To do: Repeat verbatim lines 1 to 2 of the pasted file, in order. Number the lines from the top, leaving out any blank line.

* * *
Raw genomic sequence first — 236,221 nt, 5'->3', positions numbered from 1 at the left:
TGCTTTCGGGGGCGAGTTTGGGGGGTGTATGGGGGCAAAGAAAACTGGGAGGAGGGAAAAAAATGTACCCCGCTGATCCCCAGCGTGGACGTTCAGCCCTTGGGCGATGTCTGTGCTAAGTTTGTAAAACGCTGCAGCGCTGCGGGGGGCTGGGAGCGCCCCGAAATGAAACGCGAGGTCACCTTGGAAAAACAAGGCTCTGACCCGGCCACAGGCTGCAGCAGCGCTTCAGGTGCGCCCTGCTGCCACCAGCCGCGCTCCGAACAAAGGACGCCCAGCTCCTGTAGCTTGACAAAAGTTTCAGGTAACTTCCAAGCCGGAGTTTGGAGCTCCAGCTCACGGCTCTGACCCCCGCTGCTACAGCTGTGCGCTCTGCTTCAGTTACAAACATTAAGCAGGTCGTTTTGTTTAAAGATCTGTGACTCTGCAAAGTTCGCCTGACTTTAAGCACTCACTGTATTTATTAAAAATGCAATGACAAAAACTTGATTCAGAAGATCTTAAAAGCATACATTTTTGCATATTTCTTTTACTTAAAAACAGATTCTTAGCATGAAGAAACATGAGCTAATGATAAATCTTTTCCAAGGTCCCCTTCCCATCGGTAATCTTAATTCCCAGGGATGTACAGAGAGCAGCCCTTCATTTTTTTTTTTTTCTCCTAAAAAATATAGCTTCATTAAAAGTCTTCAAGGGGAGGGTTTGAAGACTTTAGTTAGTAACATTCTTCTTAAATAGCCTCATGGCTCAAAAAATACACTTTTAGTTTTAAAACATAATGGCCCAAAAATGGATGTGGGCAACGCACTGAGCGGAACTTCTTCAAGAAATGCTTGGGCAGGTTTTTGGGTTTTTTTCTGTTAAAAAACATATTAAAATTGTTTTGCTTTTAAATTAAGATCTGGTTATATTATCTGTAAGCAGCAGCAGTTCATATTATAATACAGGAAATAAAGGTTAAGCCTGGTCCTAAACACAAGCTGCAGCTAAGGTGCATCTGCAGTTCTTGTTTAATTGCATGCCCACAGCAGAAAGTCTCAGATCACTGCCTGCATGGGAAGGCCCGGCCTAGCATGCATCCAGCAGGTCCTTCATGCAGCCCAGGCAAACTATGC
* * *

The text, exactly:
Raw genomic sequence first — 236,221 nt, 5'->3', positions numbered from 1 at the left:
TGCTTTCGGGGGCGAGTTTGGGGGGTGTATGGGGGCAAAGAAAACTGGGAGGAGGGAAAAAAATGTACCCCGCTGATCCCCAGCGTGGACGTTCAGCCCTTGGGCGATGTCTGTGCTAAGTTTGTAAAACGCTGCAGCGCTGCGGGGGGCTGGGAGCGCCCCGAAATGAAACGCGAGGTCACCTTGGAAAAACAAGGCTCTGACCCGGCCACAGGCTGCAGCAGCGCTTCAGGTGCGCCCTGCTGCCACCAGCCGCGCTCCGAACAAAGGACGCCCAGCTCCTGTAGCTTGACAAAAGTTTCAGGTAACTTCCAAGCCGGAGTTTGGAGCTCCAGCTCACGGCTCTGACCCCCGCTGCTACAGCTGTGCGCTCTGCTTCAGTTACAAACATTAAGCAGGTCGTTTTGTTTAAAGATCTGTGACTCTGCAAAGTTCGCCTGACTTTAAGCACTCACTGTATTTATTAAAAATGCAATGACAAAAACTTGATTCAGAAGATCTTAAAAGCATACATTTTTGCATATTTCTTTTACTTAAAAACAGATTCTTAGCATGAAGAAACATGAGCTAATGATAAATCTTTTCCAAGGTCCCCTTCCCATCGGTAATCTTAATTCCCAGGGATGTACAGAGAGCAGCCCTTCATTTTTTTTTTTTTCTCCTAAAAAATATAGCTTCATTAAAAGTCTTCAAGGGGAGGGTTTGAAGACTTTAGTTAGTAACATTCTTCTTAAATAGCCTCATGGCTCAAAAAATACACTTTTAGTTTTAAAACATAATGGCCCAAAAATGGATGTGGGCAACGCACTGAGCGGAACTTCTTCAAGAAATGCTTGGGCAGGTTTTTGGGTTTTTTTCTGTTAAAAAACATATTAAAATTGTTTTGCTTTTAAATTAAGATCTGGTTATATTATCTGTAAGCAGCAGCAGTTCATATTATAATACAGGAAATAAAGGTTAAGCCTGGTCCTAAACACAAGCTGCAGCTAAGGTGCATCTGCAGTTCTTGTTTAATTGCATGCCCACAGCAGAAAGTCTCAGATCACTGCCTGCATGGGAAGGCCCGGCCTAGCATGCATCCAGCAGGTCCTTCATGCAGCCCAGGCAAACTATGC